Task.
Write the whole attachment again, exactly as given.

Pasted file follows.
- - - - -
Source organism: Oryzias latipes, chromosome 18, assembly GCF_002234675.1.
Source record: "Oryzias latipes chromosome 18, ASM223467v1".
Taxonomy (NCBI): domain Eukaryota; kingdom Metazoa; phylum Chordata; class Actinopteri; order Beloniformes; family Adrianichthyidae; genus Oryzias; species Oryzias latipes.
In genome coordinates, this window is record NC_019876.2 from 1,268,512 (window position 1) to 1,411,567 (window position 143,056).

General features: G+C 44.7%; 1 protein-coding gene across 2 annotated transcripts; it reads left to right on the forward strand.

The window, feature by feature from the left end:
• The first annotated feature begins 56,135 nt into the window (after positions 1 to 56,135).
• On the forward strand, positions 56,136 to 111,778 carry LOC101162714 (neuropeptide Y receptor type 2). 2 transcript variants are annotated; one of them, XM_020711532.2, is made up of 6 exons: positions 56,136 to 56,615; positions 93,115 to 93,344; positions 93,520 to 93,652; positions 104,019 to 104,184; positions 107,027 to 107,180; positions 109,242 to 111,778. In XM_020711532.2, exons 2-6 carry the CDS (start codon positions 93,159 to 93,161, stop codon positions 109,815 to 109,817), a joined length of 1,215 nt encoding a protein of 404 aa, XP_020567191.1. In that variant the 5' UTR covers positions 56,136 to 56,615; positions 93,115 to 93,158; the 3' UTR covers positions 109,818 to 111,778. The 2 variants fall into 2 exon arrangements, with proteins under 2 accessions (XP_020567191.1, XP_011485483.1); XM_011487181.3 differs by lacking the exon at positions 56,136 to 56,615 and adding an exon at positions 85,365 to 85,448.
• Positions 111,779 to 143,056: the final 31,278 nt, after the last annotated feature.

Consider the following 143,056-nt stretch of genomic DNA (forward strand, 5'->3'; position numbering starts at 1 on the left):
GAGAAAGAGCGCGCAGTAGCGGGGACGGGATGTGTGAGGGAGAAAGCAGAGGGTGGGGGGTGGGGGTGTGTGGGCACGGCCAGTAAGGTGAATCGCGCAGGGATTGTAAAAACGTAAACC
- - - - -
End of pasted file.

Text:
Source organism: Oryzias latipes, chromosome 18, assembly GCF_002234675.1.
Source record: "Oryzias latipes chromosome 18, ASM223467v1".
Taxonomy (NCBI): domain Eukaryota; kingdom Metazoa; phylum Chordata; class Actinopteri; order Beloniformes; family Adrianichthyidae; genus Oryzias; species Oryzias latipes.
In genome coordinates, this window is record NC_019876.2 from 1,268,512 (window position 1) to 1,411,567 (window position 143,056).

General features: G+C 44.7%; 1 protein-coding gene across 2 annotated transcripts; it reads left to right on the forward strand.

The window, feature by feature from the left end:
• The first annotated feature begins 56,135 nt into the window (after positions 1 to 56,135).
• On the forward strand, positions 56,136 to 111,778 carry LOC101162714 (neuropeptide Y receptor type 2). 2 transcript variants are annotated; one of them, XM_020711532.2, is made up of 6 exons: positions 56,136 to 56,615; positions 93,115 to 93,344; positions 93,520 to 93,652; positions 104,019 to 104,184; positions 107,027 to 107,180; positions 109,242 to 111,778. In XM_020711532.2, exons 2-6 carry the CDS (start codon positions 93,159 to 93,161, stop codon positions 109,815 to 109,817), a joined length of 1,215 nt encoding a protein of 404 aa, XP_020567191.1. In that variant the 5' UTR covers positions 56,136 to 56,615; positions 93,115 to 93,158; the 3' UTR covers positions 109,818 to 111,778. The 2 variants fall into 2 exon arrangements, with proteins under 2 accessions (XP_020567191.1, XP_011485483.1); XM_011487181.3 differs by lacking the exon at positions 56,136 to 56,615 and adding an exon at positions 85,365 to 85,448.
• Positions 111,779 to 143,056: the final 31,278 nt, after the last annotated feature.

Consider the following 143,056-nt stretch of genomic DNA (forward strand, 5'->3'; position numbering starts at 1 on the left):
GAGAAAGAGCGCGCAGTAGCGGGGACGGGATGTGTGAGGGAGAAAGCAGAGGGTGGGGGGTGGGGGTGTGTGGGCACGGCCAGTAAGGTGAATCGCGCAGGGATTGTAAAAACGTAAACC